The Muhammad Ali Alumni
The Life & Legacy of Muhammad Ali aka Cassius Clay
My Tribute to Greatness
I’ve been a fan of Muhammad Ali since growing up as a child in the 70’s. As a young man of Nubian descent growing up in Atlanta back then, there were a lot of men to look up to as Heros and Muhammad Ali was that guy for me. Dude could fight and talk trash all while remaining profound and deeply grounded in his beliefs. He was well-spoken, educated, and confident and I was none of that. Instead, I was an ugly child being raised in a single parent household located in the ghetto afraid to speak up and always afraid of confrontation. Although I had smarts I wasn’t prolific and I was definitely no athlete. I used to get bullied and would hang with guys in my neighborhood way tougher than me. I knew I didn’t fit but would try whenever possible.
I left home to join the military in 1988 and really had a hard time adjusting. In basic training, I had a drill sergeant that would tease me about my lips, he’d call them “soup coolers”. I would come across copies of Sports Illustrated with images of Muhammad Ali on the cover. and thought dude was too cool. The libraries would contain books with photos and quotes and I’d use the drama from his life to settle my nerves of adjusting to the military.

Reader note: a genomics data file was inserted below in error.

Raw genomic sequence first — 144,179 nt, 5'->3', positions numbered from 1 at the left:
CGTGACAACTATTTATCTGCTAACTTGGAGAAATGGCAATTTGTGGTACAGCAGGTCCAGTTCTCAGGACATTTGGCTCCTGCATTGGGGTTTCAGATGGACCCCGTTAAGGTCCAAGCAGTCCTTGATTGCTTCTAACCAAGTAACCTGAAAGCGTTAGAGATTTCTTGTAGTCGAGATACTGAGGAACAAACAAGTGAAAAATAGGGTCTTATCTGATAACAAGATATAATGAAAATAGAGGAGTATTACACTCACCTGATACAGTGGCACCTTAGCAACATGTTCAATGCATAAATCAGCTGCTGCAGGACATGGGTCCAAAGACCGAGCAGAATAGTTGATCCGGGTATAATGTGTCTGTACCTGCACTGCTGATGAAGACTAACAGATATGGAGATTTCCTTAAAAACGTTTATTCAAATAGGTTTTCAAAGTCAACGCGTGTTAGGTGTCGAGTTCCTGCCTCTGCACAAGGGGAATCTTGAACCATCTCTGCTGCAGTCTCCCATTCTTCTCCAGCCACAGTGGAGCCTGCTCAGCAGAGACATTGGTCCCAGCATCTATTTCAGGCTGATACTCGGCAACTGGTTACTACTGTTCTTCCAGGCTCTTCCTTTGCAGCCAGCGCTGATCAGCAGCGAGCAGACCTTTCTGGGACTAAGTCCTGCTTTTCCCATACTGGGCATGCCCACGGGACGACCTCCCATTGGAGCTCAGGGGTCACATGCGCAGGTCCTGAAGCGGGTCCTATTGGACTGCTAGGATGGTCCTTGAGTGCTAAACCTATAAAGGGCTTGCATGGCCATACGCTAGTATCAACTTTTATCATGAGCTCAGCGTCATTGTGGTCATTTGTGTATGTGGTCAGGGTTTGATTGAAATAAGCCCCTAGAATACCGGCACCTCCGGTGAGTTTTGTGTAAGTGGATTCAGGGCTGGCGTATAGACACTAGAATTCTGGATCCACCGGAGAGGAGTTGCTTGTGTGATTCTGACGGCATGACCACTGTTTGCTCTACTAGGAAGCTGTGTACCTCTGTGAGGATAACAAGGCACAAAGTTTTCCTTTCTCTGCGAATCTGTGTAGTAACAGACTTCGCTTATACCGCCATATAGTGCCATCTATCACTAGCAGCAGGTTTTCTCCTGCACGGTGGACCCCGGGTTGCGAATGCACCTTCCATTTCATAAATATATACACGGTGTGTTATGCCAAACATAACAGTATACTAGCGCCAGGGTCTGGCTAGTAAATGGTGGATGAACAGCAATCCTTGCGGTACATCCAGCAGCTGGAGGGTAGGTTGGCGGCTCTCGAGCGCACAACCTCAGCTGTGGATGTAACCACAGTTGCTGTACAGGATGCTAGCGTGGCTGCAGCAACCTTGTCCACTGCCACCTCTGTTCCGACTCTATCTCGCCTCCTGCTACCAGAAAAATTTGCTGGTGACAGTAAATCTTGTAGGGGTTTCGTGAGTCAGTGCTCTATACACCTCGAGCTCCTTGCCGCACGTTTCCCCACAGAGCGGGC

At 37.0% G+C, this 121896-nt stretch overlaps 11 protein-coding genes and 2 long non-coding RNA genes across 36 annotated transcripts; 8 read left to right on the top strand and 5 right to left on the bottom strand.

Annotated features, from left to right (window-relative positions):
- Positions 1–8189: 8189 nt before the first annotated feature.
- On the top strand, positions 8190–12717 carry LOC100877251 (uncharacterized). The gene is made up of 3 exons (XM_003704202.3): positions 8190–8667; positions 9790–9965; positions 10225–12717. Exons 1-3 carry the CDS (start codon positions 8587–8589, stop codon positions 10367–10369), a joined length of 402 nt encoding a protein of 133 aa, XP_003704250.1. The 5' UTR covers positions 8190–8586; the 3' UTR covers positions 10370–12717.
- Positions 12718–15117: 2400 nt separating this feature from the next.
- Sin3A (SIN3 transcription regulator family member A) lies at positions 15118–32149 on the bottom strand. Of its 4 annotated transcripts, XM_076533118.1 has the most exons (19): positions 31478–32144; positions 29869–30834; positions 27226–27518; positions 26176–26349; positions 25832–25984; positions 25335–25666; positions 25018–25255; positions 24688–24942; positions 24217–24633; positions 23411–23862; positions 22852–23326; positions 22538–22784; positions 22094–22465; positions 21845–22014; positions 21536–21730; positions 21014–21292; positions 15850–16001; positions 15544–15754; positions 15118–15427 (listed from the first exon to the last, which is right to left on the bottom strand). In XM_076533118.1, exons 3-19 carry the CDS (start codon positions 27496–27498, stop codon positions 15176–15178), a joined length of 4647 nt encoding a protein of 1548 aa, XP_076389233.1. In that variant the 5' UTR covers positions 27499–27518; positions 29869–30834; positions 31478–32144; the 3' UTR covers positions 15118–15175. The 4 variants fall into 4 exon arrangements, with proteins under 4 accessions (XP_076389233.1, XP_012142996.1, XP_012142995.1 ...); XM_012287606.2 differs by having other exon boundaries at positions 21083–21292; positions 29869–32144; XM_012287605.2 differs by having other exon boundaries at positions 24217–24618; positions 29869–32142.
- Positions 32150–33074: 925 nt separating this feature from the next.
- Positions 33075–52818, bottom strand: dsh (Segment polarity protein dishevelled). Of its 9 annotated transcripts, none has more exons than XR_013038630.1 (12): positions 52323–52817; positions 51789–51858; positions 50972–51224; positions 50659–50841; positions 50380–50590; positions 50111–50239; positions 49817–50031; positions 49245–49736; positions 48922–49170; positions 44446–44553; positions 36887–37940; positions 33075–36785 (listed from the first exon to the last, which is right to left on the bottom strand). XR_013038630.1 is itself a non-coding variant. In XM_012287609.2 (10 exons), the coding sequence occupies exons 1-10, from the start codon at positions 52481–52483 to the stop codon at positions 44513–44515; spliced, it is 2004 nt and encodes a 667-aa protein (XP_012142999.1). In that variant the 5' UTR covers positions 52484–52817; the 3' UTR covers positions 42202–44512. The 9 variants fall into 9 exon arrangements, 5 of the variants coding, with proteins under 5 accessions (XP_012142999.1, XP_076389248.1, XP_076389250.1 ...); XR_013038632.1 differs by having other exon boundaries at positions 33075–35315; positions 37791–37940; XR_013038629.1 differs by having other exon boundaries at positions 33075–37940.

By the time I was able to start watching his fights he had already retired and was attempting to remain relevant as a fighter-activist-civilian. I never once felt anger at Ali for refusing the join the military. As a soldier, I was probably one of few in my circle who felt the opposite. I learned early on that everyone wasn’t cut out to join, or even make it in, the military and felt no reason to judge them for it. It’s an individual choice much like deciding to go to college or get a job. Muhammad Ali was a black man who was persecuted for basically standing his ground against the requests of his counterparts to join the military many of whom, at that time, were Caucasian. I thought it odd that he’d get publically shamed while other capable able-bodied caucasian men weren’t subjected to the same public scrutiny. Aside from the drama that surrounded Dr. King & Malcolm X, I think this was my first personal experience with racism. I drew inspiration from the way Ali handled it and the manner in which he articulated his frustrations. Regardless of what was done to try and break him, he learned how to persevere and managed to gain fame in spite of it. The man was relentless, unwavering, and unapologetic, something I felt was missing from other black men and it gave me strength. I personally attribute the efforts of Muhammad Ali and the teachings of the military for bringing me out of my shell and learning how to grow into being a man. Ali gave me the courage to develop my voice enabling me to speak freely against that which went against my beliefs. For that, I present this tribute to his Greatness!